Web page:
Larry DeBoer
Professor of
Agricultural Economics
Purdue University

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It's easy to find out what's going on in the economy now. You can get gross domestic product (GDP) growth on the Bureau of Economic Analysis Web site, at http://www.bea.gov/. Growth above inflation was 4.4 percent in the first quarter. You can see the inflation and unemployment rates on the Bureau of Labor Statistics Web site, at http://stats.bls.gov (nope, no "www"). Inflation in the 12 months through May was 3.1 percent, and the unemployment rate in May was 5.6 percent.

But suppose you don't want to know what's happening now, but what's going to happen for the rest of 2004 or in 2005? The easy answer is, forget it, nobody knows. Still, a lot of people in business and government need to make educated guesses about the future. Some of these guesses are published on the World Wide Web.

Start with the professors. There's a forecasting group at the University of Michigan called RSQE, which stands for Research Seminar in Quantitative Economics. Its Web site is at http://www.umich.edu/~rsqe/. The group publishes a forecast four times a year, most recently in mid-May. There's a summary of what the professors think will happen, and a lot of numbers.

What do they think? They've got GDP growth at 4.6 percent above inflation for this year and 4.1 percent for next year. Inflation is 2.5 percent in '04, 2.2 percent in '05; the unemployment rate is 5.6 percent in '04 and 5.2 percent in '05. GDP will continue to grow like it has been growing, inflation will fall with the end of the oil price spike and the unemployment rate will fall because the growing economy will (finally!) create a lot of jobs. The 2005 numbers are nearly identical to the numbers in 1997, one of those great years before the recession.

Now, on to the business forecasters. The Federal Reserve Bank of Philadelphia does a survey of several dozen business economists four times of year, which is posted at http://www.phil.frb.org/econ/spf. There's one from the end of May on its Web site now. The forecasts come from companies, such as Merrill Lynch and Verizon, and groups, such as the U.S. Chamber of Commerce and the National Association of Home Builders.

The forecast looks familiar: GDP growth of 4.6 percent in 2004 and 3.9 percent in 2005; inflation of 2.7 percent this year and 2.2 percent next year; and unemployment at 5.5 percent this year and 5.3 percent in 2005. It's a little less optimistic than RSQE, but still very similar to the expansion years of the 1990s.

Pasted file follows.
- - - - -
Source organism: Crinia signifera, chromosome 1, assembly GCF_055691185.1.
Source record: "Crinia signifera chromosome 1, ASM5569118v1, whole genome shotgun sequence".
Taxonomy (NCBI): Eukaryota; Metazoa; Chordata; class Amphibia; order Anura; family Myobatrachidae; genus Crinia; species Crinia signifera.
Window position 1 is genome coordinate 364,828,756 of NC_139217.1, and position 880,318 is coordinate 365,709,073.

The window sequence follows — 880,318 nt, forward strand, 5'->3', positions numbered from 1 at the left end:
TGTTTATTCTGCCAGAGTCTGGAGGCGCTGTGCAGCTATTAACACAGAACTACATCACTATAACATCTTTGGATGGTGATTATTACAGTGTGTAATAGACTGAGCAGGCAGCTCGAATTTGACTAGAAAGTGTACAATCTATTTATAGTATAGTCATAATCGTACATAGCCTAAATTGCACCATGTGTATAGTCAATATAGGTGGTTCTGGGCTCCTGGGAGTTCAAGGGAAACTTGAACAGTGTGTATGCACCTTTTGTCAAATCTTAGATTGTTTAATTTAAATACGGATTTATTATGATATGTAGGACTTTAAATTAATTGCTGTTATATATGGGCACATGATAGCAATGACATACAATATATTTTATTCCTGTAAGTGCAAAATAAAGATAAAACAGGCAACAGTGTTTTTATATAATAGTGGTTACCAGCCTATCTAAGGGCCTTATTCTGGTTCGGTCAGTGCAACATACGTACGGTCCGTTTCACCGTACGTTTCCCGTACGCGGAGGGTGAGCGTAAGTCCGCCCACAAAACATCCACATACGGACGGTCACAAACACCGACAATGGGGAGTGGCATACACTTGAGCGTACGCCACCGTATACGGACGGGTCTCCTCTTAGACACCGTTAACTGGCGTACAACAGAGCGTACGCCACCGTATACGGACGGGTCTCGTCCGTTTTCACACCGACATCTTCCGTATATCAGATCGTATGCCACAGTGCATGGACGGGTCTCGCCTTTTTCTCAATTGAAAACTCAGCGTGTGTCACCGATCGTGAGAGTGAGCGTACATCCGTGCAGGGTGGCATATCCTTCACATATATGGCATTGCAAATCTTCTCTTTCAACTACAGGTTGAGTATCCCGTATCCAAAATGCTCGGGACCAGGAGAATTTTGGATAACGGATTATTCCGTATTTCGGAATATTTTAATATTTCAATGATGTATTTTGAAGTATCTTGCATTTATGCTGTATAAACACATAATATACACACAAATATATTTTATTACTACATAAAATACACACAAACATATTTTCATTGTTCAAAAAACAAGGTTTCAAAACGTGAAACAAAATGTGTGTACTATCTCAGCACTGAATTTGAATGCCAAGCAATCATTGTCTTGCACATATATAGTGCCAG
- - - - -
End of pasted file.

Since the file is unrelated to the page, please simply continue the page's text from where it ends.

Finally, the government. To project the effect of new tax and spending laws on the federal budget, the Congressional Budget Office needs a forecast of the economy. It's only updated twice a year, so if you go to the CBO Web site, http://www.cbo.gov, you'll see a forecast from January. The CBO thought then GDP would grow 4.8 percent this year and 4.2 percent next year; inflation would be 1.6 percent this year and 1.7 percent next year; and the unemployment rate would be 5.8 percent this year and 5.3 percent next year. It was more optimistic about inflation in January, before the oil price hikes.

What's different about the CBO is that it projects all these numbers through the year 2014. Nobody else has the nerve to try that. Of course, there are no statements such as, "in January 2009, a recession will begin, and it will last until March 2010." Instead, the CBO predicts the average growth, inflation and unemployment figures for the long run. For 2006 to 2009, it predicts GDP will grow 2.8 percent above inflation, the inflation rate will be 2.2 percent and the unemployment rate will be 5.1 percent. After we fully recover from the recession, GDP will settle into more moderate growth, the inflation rate won't change much and the unemployment rate will fall some more from where it stands now.

These long-run numbers can come in handy. For example, if I'm trying to figure out how my savings will hold up for retirement 20 years from now, I'll need an inflation number. The CBO guesses that 2.2 percent is about right.

So, there you have it. Three respectable economic forecasts, free for you and me on the World Wide Web. What a deal!




Writer: Larry DeBoer
Editor: Olivia Maddox